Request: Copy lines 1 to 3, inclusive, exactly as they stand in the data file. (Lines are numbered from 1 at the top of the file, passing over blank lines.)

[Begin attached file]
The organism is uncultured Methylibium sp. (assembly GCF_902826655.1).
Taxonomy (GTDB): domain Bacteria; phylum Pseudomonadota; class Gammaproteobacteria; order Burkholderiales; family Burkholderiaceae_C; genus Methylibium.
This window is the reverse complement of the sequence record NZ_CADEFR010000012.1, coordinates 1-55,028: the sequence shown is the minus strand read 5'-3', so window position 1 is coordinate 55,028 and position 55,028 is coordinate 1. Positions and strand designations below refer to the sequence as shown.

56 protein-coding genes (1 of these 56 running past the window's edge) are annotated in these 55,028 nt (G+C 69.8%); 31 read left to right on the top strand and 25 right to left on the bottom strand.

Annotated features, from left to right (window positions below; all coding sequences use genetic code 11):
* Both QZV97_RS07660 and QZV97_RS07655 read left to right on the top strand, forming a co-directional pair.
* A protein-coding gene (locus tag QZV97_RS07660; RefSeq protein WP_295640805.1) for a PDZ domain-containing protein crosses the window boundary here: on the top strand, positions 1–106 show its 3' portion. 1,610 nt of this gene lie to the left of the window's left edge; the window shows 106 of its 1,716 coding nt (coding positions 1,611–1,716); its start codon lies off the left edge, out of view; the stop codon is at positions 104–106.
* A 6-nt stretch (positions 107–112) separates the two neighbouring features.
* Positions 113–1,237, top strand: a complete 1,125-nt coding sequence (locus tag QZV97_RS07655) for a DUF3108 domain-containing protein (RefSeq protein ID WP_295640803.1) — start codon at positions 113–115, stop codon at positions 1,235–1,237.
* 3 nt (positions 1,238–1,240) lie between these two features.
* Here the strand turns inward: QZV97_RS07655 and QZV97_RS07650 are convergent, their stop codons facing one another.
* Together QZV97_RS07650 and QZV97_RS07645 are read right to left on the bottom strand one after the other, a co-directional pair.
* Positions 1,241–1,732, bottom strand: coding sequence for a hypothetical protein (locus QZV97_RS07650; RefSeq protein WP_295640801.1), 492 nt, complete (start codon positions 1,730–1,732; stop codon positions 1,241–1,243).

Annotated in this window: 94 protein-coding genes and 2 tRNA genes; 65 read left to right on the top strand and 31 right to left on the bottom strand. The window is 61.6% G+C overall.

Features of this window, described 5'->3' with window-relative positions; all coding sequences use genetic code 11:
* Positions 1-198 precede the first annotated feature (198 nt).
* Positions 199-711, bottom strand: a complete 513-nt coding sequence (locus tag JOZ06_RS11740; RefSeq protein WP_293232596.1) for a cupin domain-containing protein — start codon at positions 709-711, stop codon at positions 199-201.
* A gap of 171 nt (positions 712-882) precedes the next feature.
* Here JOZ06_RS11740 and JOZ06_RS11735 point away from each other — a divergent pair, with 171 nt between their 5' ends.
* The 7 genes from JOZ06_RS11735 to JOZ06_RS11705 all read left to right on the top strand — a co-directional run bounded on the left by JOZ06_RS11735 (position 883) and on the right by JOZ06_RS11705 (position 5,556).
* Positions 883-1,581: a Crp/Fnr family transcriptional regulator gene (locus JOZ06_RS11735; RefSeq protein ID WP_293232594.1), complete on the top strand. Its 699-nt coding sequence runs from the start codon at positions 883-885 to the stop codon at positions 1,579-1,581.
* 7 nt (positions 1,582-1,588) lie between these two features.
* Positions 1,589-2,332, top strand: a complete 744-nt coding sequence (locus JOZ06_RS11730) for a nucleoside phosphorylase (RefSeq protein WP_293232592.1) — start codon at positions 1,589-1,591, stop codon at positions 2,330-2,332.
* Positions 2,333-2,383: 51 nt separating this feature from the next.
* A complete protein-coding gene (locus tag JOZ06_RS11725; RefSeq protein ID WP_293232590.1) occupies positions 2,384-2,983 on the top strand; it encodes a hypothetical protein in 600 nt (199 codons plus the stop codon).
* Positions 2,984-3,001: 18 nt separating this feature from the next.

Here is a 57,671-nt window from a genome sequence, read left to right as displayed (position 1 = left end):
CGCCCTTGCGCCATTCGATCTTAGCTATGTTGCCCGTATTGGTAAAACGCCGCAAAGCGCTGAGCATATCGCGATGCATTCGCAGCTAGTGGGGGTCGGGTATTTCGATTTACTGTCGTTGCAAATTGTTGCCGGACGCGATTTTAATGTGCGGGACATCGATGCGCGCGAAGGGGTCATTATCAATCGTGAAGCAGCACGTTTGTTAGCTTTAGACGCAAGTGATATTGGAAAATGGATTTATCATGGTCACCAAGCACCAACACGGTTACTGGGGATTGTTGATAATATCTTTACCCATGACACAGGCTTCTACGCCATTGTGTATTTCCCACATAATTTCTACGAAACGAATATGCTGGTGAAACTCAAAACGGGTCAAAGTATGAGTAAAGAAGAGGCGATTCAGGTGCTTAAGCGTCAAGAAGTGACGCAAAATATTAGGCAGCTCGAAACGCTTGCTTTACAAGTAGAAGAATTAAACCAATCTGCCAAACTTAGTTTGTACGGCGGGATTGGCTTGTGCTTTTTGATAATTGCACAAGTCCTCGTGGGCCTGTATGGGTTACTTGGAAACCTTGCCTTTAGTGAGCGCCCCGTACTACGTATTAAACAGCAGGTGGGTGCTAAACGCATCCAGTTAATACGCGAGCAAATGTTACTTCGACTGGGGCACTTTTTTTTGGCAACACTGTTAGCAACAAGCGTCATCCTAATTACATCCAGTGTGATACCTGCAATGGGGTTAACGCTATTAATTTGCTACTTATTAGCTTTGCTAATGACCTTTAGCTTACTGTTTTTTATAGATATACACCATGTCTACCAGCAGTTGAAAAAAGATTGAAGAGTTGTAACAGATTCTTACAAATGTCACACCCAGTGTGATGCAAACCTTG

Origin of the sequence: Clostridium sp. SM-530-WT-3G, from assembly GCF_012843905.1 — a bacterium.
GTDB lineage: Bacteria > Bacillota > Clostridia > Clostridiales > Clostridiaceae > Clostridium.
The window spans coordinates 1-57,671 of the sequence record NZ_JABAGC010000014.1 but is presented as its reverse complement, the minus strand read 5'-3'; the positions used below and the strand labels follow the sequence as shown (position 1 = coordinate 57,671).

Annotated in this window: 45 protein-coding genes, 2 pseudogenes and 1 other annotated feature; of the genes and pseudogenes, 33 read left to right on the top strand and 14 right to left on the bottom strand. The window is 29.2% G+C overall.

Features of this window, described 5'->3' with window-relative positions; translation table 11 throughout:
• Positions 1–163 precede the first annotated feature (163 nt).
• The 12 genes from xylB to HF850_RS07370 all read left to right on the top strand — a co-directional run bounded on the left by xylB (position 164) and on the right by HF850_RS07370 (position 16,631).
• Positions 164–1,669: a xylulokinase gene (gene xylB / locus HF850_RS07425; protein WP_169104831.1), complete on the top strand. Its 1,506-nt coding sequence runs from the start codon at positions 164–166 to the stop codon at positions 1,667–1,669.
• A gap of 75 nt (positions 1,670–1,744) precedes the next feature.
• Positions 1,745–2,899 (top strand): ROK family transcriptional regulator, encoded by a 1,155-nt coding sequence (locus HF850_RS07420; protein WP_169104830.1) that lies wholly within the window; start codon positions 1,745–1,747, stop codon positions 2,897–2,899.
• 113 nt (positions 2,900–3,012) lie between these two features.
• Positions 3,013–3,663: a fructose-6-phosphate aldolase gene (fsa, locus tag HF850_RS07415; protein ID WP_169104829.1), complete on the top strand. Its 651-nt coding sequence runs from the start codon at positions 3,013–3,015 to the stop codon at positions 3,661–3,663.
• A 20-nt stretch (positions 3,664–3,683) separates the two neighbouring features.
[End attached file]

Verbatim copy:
The organism is uncultured Methylibium sp. (assembly GCF_902826655.1).
Taxonomy (GTDB): domain Bacteria; phylum Pseudomonadota; class Gammaproteobacteria; order Burkholderiales; family Burkholderiaceae_C; genus Methylibium.
This window is the reverse complement of the sequence record NZ_CADEFR010000012.1, coordinates 1-55,028: the sequence shown is the minus strand read 5'-3', so window position 1 is coordinate 55,028 and position 55,028 is coordinate 1. Positions and strand designations below refer to the sequence as shown.